It was 1979 in Jackson, Mississippi, and power pop—a loud amalgam of Beatles-esque melody and hard-rock crunch—was new to my record collection. A friend had given me an EP by the Los Angeles–based band Sneakers and a single by Chris Stamey & The dB's (from North Carolina), and I was digging the sound deep. I had never encountered music like this before: These records looked and sounded like they were homemade. They didn't involve glossy covers and high-budget photo shoots, and on the backs were shots of guys who looked like my friends. Somebody, you could tell, really had to work to make these things happen.
Jackson was a tough town for original music—mainly because there were no clubs that wanted bands who played their own material. At shows, previous groups I'd played in had thrown some of our own songs into the mix, but to make money, by God, you played cover songs: a healthy dose of British Invasion, early punk, and rockabilly.
We didn't live in a total cultural hellhole, though. There were some clubs and record labels that trafficked in original independent music, though they catered exclusively to African-American blues and soul groups.
Our hometown also had its share of musical hipsters and record collectors, folks who were into underground and obscure music. As early as the late 1970s, there had even been a few local, independent singles released.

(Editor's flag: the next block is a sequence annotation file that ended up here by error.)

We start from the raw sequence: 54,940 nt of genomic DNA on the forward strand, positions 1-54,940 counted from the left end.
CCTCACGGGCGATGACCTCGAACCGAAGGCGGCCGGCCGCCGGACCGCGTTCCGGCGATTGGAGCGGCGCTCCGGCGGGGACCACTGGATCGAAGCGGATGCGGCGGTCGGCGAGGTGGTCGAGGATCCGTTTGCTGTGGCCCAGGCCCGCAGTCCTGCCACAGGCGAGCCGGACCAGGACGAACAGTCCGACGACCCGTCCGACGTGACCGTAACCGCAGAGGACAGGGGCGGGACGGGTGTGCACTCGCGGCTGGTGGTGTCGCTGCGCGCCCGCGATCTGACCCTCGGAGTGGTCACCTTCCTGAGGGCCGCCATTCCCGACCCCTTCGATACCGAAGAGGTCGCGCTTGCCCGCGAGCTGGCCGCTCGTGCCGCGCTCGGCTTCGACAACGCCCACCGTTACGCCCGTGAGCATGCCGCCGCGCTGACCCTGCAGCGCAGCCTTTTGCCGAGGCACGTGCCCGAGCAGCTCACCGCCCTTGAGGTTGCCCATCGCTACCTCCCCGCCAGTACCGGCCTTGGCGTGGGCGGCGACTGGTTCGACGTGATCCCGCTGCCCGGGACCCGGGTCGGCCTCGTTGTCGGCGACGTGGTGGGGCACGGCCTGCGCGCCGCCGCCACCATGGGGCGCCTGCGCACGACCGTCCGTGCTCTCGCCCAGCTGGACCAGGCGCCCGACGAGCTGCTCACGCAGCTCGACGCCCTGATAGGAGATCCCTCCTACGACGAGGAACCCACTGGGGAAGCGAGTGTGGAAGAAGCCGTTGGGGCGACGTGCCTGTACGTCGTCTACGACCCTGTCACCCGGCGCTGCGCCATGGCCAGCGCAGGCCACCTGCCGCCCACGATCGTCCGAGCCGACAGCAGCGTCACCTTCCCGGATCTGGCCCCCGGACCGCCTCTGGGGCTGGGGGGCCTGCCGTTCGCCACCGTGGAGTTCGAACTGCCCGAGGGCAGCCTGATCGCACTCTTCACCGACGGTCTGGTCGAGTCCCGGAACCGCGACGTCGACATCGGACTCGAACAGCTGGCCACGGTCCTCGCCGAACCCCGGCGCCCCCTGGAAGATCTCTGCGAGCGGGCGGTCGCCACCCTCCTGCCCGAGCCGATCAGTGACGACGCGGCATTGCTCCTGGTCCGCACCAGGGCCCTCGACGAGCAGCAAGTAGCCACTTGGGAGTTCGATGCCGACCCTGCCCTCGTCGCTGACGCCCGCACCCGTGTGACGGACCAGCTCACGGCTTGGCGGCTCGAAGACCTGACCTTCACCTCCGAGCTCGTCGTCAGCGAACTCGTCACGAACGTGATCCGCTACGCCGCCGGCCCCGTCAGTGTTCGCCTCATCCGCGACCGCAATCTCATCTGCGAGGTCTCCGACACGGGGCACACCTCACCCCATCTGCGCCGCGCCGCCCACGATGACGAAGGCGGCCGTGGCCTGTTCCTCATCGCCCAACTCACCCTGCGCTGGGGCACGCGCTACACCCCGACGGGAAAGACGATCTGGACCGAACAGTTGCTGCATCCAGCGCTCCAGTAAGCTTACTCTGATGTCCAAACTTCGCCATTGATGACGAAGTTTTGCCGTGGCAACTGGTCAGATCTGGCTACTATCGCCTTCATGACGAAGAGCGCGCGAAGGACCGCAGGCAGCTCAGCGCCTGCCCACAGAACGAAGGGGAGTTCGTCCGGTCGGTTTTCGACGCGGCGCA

The first one I remember was David Seay's infamous "Chrome Dildo" 45. While not necessarily punk or new wave, Seay definitely waded outside of mainstream thought. Although his sound was standard rock & roll fare, the song title tells you all you need to know about his mindset. The Oral Sox put out a 45 in 1980, and The Drapes (featuring loads of future roots-rock royalty) from down the road in Hattiesburg released an excellent 7-inch EP on their own Sharp Circle Records label that year.
In the surrounding areas, Alabama's Jim Bob & The Leisure Suits and Louisiana's Bas Clas put out their own 7-inch records. Even the notorious Shit Dogs from Baton Rouge had released the History of Cheese EP.
So there was some precedent when I started a band called The Windbreakers, with my pal Bobby Sutliff. Our name was unfortunate—a scatological joke that stuck around much too long. But the message was clear: Me and my friends wanted to make some noise of our own.
It was about this time that I first heard of a band called The Germans. I had met their guitarist, Sherry Cothren, years earlier, when she'd come into the guitar store where I worked wearing a leather jacket with a button that said, IT'S OKAY TO LIKE NICK LOWE. When I later heard she was in a band, at first I just thought they were a peculiar product of that time and place in Jackson: two girls (Sherry and Carla Westcott, the singer) and three guys (David Minchew, Joe Partridge, and John Wagner) who played cover songs by bands like The Clash, The Sex Pistols, and The Pretenders. Yet—though we didn't realize it at the time—our bands were part of a burgeoning scene.
One day, my band, The Windbreakers, was offered a New Year's Eve gig at the Port Gibson Country Club down in the Southwestern corner of the state. It didn't sound like fun, but the cabbage was plenty green, so we agreed.